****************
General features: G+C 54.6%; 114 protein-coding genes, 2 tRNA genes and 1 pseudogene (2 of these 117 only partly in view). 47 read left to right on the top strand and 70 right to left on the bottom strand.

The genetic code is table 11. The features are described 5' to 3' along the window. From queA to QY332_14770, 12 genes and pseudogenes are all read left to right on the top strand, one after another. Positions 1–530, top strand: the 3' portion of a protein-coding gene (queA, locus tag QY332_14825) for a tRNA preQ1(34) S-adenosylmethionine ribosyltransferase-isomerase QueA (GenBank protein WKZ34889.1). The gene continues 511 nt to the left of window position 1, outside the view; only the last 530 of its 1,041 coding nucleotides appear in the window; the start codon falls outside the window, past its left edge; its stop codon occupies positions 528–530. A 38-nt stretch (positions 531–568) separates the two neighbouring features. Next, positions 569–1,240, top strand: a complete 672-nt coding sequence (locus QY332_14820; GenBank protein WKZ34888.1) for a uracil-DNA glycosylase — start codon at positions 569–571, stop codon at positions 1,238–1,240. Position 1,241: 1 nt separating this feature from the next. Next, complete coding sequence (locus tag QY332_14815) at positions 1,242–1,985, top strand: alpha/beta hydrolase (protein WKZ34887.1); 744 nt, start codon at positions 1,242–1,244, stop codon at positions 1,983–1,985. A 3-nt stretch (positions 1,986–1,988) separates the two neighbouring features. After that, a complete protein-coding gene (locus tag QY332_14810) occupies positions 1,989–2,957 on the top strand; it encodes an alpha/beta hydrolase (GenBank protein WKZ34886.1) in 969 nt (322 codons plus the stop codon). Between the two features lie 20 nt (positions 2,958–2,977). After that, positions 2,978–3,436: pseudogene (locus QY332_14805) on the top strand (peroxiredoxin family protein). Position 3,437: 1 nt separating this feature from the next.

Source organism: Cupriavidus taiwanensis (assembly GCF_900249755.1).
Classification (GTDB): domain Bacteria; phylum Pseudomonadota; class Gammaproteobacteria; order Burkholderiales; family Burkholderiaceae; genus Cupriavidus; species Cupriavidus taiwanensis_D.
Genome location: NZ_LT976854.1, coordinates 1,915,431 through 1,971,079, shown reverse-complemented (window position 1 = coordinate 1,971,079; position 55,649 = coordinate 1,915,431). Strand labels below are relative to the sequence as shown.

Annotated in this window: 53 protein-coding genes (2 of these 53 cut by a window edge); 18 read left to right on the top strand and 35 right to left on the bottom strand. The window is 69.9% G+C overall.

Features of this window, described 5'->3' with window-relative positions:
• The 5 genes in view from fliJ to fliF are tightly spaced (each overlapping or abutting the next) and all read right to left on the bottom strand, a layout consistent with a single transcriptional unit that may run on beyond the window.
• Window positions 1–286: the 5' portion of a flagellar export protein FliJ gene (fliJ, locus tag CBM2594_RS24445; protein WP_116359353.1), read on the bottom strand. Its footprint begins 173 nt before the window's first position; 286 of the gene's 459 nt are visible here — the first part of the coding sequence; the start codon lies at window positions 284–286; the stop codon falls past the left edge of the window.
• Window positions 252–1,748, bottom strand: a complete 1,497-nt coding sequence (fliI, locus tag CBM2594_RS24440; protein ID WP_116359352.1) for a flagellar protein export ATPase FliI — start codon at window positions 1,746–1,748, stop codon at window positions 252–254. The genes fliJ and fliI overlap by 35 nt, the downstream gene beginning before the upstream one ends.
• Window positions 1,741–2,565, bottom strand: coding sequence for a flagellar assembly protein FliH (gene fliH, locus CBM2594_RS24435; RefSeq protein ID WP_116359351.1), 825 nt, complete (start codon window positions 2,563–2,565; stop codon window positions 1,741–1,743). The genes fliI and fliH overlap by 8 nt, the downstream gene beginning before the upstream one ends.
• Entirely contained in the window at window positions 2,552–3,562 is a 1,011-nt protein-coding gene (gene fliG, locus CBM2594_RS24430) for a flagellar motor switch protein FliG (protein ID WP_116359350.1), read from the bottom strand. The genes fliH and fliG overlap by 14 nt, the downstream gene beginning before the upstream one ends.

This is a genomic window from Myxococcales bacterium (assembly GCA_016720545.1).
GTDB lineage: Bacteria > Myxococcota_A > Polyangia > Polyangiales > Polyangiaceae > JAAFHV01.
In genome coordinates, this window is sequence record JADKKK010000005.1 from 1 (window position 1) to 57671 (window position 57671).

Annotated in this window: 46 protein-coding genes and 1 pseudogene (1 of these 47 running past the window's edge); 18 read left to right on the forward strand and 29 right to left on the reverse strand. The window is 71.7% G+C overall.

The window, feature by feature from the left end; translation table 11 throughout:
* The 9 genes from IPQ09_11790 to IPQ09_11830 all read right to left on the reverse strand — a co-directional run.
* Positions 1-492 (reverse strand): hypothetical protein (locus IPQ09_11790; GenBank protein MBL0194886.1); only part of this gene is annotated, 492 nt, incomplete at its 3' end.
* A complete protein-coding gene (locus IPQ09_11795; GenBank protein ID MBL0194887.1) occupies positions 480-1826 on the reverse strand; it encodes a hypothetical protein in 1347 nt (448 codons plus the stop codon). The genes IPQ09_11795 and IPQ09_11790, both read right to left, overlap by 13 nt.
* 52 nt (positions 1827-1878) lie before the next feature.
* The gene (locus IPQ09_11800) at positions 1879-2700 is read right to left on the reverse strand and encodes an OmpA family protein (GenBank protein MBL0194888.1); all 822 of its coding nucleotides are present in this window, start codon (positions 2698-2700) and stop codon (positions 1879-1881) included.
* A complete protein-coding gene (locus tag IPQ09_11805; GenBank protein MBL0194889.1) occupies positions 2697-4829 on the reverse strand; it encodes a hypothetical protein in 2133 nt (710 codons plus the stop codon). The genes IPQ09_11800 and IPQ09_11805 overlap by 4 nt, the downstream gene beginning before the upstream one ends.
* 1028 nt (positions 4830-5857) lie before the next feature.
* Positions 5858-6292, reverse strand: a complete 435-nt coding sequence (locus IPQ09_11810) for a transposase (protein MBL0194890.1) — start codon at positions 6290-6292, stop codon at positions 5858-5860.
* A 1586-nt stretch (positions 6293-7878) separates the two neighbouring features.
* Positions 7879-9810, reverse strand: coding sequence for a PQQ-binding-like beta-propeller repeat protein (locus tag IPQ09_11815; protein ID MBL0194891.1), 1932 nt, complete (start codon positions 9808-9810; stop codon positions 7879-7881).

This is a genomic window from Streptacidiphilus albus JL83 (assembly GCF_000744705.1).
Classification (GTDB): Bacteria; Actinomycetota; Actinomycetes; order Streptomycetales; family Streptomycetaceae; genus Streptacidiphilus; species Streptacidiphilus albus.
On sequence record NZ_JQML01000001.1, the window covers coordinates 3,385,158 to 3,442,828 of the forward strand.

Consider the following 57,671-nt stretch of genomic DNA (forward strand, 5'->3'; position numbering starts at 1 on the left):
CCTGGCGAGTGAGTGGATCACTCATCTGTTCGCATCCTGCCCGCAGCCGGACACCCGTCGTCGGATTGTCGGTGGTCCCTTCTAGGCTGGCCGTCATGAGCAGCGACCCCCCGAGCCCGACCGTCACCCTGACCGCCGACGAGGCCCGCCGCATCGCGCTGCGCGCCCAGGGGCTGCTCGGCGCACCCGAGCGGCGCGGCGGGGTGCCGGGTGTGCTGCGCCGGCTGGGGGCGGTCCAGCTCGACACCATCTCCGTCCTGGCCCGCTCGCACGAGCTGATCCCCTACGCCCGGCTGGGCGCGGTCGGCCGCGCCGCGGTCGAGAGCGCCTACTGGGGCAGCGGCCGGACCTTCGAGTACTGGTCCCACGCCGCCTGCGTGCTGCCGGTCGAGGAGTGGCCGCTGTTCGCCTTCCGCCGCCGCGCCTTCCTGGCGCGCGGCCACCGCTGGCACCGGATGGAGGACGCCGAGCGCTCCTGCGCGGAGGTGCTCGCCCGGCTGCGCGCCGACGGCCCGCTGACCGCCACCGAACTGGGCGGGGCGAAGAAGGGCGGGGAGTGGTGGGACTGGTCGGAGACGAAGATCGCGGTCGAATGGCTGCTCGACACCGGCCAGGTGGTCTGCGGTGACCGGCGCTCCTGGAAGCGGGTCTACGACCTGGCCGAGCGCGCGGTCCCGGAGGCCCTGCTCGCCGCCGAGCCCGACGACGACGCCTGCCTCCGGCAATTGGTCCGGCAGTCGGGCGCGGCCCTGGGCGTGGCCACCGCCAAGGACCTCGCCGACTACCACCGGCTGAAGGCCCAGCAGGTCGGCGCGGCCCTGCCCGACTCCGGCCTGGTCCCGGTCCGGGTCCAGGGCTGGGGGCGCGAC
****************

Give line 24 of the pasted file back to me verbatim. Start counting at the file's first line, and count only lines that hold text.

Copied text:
* 1028 nt (positions 4830-5857) lie before the next feature.